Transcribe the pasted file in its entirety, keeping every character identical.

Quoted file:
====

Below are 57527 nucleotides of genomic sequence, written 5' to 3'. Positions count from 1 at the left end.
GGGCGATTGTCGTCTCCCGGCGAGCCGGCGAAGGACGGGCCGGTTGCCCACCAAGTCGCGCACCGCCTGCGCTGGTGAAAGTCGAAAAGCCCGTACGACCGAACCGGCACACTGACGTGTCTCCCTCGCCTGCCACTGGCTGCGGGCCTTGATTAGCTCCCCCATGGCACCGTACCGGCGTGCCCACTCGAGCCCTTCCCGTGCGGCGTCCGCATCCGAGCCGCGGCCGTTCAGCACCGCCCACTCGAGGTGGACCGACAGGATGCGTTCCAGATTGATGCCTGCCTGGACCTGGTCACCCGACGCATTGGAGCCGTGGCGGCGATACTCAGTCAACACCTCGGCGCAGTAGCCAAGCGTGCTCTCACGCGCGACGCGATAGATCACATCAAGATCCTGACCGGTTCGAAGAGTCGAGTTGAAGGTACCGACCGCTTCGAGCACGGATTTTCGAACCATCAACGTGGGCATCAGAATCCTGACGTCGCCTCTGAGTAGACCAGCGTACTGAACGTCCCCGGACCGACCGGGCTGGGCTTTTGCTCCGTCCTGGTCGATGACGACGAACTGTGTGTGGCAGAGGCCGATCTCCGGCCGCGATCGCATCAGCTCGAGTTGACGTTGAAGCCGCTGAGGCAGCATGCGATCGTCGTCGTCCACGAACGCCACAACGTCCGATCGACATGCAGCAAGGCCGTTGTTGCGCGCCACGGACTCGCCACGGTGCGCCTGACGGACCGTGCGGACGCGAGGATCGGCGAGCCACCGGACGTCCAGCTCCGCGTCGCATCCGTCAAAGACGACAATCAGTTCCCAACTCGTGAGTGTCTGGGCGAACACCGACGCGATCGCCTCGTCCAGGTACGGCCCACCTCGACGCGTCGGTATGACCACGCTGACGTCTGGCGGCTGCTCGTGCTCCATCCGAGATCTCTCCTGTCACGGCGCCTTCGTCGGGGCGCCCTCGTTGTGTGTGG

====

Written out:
Below are 57527 nucleotides of genomic sequence, written 5' to 3'. Positions count from 1 at the left end.
GGGCGATTGTCGTCTCCCGGCGAGCCGGCGAAGGACGGGCCGGTTGCCCACCAAGTCGCGCACCGCCTGCGCTGGTGAAAGTCGAAAAGCCCGTACGACCGAACCGGCACACTGACGTGTCTCCCTCGCCTGCCACTGGCTGCGGGCCTTGATTAGCTCCCCCATGGCACCGTACCGGCGTGCCCACTCGAGCCCTTCCCGTGCGGCGTCCGCATCCGAGCCGCGGCCGTTCAGCACCGCCCACTCGAGGTGGACCGACAGGATGCGTTCCAGATTGATGCCTGCCTGGACCTGGTCACCCGACGCATTGGAGCCGTGGCGGCGATACTCAGTCAACACCTCGGCGCAGTAGCCAAGCGTGCTCTCACGCGCGACGCGATAGATCACATCAAGATCCTGACCGGTTCGAAGAGTCGAGTTGAAGGTACCGACCGCTTCGAGCACGGATTTTCGAACCATCAACGTGGGCATCAGAATCCTGACGTCGCCTCTGAGTAGACCAGCGTACTGAACGTCCCCGGACCGACCGGGCTGGGCTTTTGCTCCGTCCTGGTCGATGACGACGAACTGTGTGTGGCAGAGGCCGATCTCCGGCCGCGATCGCATCAGCTCGAGTTGACGTTGAAGCCGCTGAGGCAGCATGCGATCGTCGTCGTCCACGAACGCCACAACGTCCGATCGACATGCAGCAAGGCCGTTGTTGCGCGCCACGGACTCGCCACGGTGCGCCTGACGGACCGTGCGGACGCGAGGATCGGCGAGCCACCGGACGTCCAGCTCCGCGTCGCATCCGTCAAAGACGACAATCAGTTCCCAACTCGTGAGTGTCTGGGCGAACACCGACGCGATCGCCTCGTCCAGGTACGGCCCACCTCGACGCGTCGGTATGACCACGCTGACGTCTGGCGGCTGCTCGTGCTCCATCCGAGATCTCTCCTGTCACGGCGCCTTCGTCGGGGCGCCCTCGTTGTGTGTGG